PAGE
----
I have had the opportunity on many occasions to cover news events for a radio station.  Many a contentious county board meeting, school board, or city council where emotional issues were on the agenda.  But never once did I witness the childlike and boorish behavior of the kind which made for headlines this week as result of the school board meeting.  If this is how some people act in public when they do not get their way let us pray we never have to learn how they act out in private when confronting facts they do not like.

While working with State Representative Lary Swoboda I attended several highly charged public meetings designed to hear feedback on property taxes.  Picture irate farmers from Southern Door County wearing overalls and boots that should have been left in the barn.  While passions were high no one ever cussed or started to talk before Swoboda called on them to offer comments.  While no one got what they wanted from the meeting there were no wild outbursts or untoward displays.

Readers should not conclude that I have always had an easy time at meetings.  When I was a focal point at one of them I made a choice how to proceed.  How to act.  It is a lesson that I wrote about in my book Walking Up The Ramp.  Acting with civility is not that hard.

Shortly after starting my job Lary wanted a press release to the local papers and media concerning the new addition to his office.   Being the person in the office charged with handling the media, and writing the releases I again found myself writing about myself as I had when working in radio.   The release was brief, and factual.

There was no way to have predicted that some women in Kewaunee County who found it their mission to overturn Roe v. Wade would turn on me, and force Lary to feel the heat.   They were quite concerned about the Letters to the Editor that I had penned relating to abortion while living in Door County, and serving as chairperson of the county party. I had staked out a clear pro-choice position.  These women were adamant that Lary replace me in the office with someone who championed placing their head in the sand.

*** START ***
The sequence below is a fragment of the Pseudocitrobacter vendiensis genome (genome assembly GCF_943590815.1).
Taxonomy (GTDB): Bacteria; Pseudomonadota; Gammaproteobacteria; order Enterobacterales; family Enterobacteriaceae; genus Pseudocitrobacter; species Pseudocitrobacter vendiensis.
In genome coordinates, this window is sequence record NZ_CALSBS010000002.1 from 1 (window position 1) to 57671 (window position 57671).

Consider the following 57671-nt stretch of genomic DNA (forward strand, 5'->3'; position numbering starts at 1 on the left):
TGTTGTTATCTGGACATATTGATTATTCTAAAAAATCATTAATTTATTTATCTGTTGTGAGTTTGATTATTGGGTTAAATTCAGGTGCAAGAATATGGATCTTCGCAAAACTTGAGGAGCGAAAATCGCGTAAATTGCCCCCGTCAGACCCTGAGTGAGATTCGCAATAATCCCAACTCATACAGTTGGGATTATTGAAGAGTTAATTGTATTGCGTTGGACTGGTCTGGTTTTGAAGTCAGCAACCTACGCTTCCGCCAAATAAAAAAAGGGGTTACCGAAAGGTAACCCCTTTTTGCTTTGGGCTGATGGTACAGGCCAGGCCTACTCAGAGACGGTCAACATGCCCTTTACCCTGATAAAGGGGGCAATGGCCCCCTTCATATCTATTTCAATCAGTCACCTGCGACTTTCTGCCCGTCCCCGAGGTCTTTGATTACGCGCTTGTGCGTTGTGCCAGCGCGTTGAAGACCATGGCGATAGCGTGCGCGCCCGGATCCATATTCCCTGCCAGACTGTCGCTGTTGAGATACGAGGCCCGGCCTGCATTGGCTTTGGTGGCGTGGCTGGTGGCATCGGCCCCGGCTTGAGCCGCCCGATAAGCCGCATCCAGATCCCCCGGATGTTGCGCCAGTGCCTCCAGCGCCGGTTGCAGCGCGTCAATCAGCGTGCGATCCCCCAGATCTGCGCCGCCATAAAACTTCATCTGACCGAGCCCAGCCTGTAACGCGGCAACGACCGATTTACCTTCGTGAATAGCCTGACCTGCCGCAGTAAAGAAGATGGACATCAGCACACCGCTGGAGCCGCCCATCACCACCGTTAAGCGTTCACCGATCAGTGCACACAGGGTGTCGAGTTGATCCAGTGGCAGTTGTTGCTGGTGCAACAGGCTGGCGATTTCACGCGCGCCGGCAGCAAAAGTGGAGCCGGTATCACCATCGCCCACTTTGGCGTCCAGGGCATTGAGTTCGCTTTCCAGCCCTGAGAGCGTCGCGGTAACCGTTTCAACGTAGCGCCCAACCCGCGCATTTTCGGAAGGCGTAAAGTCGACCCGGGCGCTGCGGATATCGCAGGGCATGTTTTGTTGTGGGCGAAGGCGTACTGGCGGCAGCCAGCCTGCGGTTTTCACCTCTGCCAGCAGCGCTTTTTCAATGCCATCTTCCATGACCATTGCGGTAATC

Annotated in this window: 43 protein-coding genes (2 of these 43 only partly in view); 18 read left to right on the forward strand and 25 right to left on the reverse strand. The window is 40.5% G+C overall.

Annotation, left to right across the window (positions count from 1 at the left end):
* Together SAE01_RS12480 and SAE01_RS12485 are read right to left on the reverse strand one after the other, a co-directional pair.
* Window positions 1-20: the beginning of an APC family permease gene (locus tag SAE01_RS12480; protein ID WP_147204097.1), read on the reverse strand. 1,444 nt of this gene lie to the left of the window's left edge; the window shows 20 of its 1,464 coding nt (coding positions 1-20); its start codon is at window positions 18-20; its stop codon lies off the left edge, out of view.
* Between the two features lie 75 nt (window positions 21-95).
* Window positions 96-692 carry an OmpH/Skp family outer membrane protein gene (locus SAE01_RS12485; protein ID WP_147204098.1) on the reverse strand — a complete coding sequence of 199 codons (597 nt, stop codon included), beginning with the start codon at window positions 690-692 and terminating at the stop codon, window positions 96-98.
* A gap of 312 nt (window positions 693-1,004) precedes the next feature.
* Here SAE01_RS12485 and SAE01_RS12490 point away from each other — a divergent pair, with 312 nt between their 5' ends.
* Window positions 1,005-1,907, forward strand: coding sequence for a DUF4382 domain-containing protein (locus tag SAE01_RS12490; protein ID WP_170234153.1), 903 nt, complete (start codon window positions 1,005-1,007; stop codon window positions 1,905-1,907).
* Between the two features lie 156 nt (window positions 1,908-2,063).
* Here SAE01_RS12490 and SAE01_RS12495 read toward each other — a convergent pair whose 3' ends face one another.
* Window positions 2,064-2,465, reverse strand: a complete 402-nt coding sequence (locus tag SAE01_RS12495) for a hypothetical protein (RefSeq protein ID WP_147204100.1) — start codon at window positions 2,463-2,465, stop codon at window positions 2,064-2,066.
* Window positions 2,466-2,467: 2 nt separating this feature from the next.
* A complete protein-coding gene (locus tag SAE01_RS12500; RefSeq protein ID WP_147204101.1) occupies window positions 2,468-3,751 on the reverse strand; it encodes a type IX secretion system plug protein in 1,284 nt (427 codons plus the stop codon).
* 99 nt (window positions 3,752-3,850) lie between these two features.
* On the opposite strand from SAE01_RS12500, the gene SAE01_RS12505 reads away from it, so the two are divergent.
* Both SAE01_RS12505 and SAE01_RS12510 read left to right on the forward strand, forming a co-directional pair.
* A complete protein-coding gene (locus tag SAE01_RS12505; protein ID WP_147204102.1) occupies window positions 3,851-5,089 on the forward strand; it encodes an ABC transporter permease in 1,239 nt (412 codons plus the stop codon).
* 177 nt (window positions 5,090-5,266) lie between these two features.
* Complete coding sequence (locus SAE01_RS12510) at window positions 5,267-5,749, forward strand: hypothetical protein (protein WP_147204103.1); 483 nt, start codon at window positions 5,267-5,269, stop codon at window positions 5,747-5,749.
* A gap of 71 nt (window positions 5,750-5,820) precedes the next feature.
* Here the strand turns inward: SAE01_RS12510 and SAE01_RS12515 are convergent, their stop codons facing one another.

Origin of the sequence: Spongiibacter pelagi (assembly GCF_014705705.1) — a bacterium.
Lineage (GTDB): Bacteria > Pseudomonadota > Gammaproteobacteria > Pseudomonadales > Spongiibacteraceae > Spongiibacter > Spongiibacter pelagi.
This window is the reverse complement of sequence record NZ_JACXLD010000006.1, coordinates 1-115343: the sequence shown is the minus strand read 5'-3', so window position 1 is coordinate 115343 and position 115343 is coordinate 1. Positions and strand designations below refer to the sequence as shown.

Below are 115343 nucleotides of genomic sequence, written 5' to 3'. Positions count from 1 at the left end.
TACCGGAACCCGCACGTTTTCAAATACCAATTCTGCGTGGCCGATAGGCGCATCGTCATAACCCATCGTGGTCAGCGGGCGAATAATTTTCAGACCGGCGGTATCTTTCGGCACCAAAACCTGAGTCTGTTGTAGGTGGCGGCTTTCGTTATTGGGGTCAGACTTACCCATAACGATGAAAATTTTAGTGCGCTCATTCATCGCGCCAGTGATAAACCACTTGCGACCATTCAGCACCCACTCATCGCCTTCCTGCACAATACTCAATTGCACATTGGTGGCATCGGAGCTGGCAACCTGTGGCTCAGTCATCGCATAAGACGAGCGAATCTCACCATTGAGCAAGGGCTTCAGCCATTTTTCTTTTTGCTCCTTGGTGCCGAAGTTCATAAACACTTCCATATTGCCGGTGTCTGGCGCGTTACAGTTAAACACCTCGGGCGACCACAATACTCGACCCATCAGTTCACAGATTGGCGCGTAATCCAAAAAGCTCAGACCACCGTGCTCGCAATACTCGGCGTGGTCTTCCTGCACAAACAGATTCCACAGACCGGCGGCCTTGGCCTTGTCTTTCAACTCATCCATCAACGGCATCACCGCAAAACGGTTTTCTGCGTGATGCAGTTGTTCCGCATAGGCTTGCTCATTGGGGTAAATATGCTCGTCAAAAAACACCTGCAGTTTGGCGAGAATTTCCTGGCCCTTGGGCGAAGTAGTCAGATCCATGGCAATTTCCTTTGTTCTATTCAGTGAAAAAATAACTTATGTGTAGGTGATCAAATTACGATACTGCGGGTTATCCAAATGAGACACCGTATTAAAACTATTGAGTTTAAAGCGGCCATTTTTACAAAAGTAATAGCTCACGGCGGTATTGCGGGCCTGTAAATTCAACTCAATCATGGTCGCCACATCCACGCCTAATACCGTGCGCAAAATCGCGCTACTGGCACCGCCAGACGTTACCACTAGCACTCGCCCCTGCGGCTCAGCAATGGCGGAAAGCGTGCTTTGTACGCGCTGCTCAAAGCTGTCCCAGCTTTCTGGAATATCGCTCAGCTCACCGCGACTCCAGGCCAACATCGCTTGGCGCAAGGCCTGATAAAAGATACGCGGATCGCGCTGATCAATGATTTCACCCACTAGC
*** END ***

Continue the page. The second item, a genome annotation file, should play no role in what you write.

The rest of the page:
Lary confided that we needed to stem the issue, and since I presented myself very well he thought a meeting in the district with those who were all in a lather would be a wise move. I advised Lary that he might want to alert the women to the fact he runs his office, and will make the decision as to who is employed. Nothing is more unseemly than having the tail wag the dog, but clearly a small group of constituents were attempting to do just that very thing.   Lary always liked it when he could look to be in charge, and giving him the construct of how to handle this matter while making him the leader was the perfect political starting point—both for me, but also for him.